Yet on the inside, Noah is corrupt. He goes to visit Alison at a yuppie retreat and fucks her up against a tree in an abrasive scene that rubs up against sexual violence in a disturbing way. When we aren't right in our love relationship, The Affair seems to be suggesting, everything else is destined to fall apart. Being white, rich and gorgeous, guys like Noah usually get away with his crimes, but watching The Affair, we know better. His punishment is his life.

As Alison, Ruth Wilson was a bit out of place in season one. She was so clearly not from Long Island that it was a bit silly to see her as a native Montauk girl. In season two, the show's writers have been able to dig a bit deeper into who she is, and Wilson has responded by massively improving her own acting. Because of the loss of her son (to secondary drowning) Alison was already the show's most sympathetic character, but she suffers even further here. The rich couple she works for treats her horribly, and Noah is barely better. She has not made the best choices, but plenty were made for her.

Dominic West also has been astonishing this season. He was always great at anguish, but here his Noah is often spare and repressed. When he becomes angry he is frightening, but we are not scared simply by the depth of his rage. Rather, it is more at his ability to manage his anger, to integrate it seemlessly into who he is.

Noah's friend Max pursues a relationship with his ex-wife without Noah's knowledge, and gives him $50,000 in order to expedite the process of their divorce so that he can be with Helen. When she is filled in on the plan, she rejects the entire premise, and is drawn closer to her ex-husband through the sudden illness of their son Martin.

The scenes in which Noah and Helen meet with a mediator to settle the distribution of their assets are filled with tension and excitement. The Affair is most captivating when it focuses on the little horrors, when it completely avoids the soapy revelations of the Rimes-universe. Simple things like going out for lunch are fraught with a kind of dread that other serial dramas fail to approach in screaming denouements.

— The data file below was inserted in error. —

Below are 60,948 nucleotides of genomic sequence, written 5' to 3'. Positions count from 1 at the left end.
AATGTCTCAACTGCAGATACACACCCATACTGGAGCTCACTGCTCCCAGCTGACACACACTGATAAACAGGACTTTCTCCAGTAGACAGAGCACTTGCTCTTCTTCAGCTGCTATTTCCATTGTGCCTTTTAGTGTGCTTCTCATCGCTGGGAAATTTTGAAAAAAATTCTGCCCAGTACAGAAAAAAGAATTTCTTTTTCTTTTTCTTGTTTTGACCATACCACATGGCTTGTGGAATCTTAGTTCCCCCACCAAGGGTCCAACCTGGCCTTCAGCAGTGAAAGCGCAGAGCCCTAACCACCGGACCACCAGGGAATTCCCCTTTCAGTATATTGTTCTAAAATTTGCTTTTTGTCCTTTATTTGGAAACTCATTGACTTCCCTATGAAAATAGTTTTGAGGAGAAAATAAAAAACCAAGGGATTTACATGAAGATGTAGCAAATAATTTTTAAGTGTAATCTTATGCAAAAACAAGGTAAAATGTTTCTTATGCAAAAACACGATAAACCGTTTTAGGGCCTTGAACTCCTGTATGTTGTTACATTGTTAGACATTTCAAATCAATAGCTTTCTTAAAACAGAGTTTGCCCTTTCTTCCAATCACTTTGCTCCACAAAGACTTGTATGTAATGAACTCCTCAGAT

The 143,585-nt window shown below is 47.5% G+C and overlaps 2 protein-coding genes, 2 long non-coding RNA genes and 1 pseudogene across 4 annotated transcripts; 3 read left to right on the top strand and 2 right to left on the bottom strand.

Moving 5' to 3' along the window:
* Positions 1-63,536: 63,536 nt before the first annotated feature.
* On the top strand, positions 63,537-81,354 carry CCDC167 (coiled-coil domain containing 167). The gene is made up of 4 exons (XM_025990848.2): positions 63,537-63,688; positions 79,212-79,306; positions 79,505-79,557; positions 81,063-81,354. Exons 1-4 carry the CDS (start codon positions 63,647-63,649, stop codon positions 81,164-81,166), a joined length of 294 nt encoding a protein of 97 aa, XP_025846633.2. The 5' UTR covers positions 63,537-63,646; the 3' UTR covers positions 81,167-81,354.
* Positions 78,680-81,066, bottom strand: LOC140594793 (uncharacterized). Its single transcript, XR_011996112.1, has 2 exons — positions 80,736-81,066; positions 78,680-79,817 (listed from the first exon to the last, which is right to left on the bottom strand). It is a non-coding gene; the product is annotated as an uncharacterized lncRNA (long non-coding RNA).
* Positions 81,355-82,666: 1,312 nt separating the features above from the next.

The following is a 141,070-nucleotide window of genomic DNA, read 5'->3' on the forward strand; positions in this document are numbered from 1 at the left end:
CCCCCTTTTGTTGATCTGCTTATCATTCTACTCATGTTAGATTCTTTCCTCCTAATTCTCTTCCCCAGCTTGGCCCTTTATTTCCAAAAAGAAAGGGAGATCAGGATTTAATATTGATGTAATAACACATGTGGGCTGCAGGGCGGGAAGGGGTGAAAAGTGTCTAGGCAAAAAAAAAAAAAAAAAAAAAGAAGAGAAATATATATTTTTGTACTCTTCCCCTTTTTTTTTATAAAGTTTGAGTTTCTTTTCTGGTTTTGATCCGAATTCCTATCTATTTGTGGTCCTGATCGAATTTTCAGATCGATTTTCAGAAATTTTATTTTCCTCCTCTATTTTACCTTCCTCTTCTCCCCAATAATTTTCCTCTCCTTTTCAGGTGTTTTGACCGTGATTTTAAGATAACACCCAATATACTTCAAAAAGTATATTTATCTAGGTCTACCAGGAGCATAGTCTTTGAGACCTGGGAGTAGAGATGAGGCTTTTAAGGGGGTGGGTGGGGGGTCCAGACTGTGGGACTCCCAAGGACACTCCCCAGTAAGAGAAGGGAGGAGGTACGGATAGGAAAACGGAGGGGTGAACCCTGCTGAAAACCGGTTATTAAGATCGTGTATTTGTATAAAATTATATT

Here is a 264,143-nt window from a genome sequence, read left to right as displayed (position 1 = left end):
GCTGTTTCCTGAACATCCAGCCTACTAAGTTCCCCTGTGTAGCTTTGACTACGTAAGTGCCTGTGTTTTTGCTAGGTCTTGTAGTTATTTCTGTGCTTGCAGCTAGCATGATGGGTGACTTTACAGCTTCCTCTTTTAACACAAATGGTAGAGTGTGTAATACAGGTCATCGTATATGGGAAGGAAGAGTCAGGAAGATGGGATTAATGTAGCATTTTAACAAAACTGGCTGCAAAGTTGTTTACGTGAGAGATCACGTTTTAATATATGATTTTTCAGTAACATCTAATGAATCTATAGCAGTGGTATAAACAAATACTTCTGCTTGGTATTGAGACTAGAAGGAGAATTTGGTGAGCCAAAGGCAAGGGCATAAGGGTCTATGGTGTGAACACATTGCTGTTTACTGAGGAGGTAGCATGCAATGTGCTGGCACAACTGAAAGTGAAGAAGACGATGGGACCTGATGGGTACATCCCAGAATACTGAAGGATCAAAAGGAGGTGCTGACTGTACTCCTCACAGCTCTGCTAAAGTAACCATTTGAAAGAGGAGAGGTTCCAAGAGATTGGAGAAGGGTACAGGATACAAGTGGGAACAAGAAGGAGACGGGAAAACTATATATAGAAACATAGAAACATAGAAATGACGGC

West found success with his portrayal of the morally solid cop at the heart of HBO's The Wire, but in the role of Noah he has found something even more complex to sink into, to inhabit totally like a second skin. So many of the scenes where Noah discusses his view of writing are cringeworthy, but this is intentional — Noah is a semi-professional at everything, and there is no arena of his life where he feels completely at home.

Such a person — a fraud, but only sort of — is refreshing when we are used to seeing individuals at the peak of their powers. Even Don Draper, for being a distressing mess, did have some underlying speck of genius to salvage his life. Noah Solloway does not even have that.

Alex Carnevale is the editor of This Recording.

"Fields, No Body" - Matt Bauer (mp3)


In Which She Is Not Like Any Of The Other Wives

Restaurant Men


Dorothea Lange, 26, featured a high pitched voice and a pronounced limp. She made her living from portrait photography. She set a price and never haggled over it; no one quibbled with the results. For example:

from 1932

They called it the slipper club. All of the photographer Dorothea Lange's friends were Jews; exiled for a second time from the mostly gentile areas of Nob, Russian, and Telegraph Hills in San Francisco to Pacific Heights. Lange was not herself among the chosen people, but all her friends were. (They were as far from the immigrant Jews in the Fillmore as they were from the gentiles in the wealthier neighborhoods.)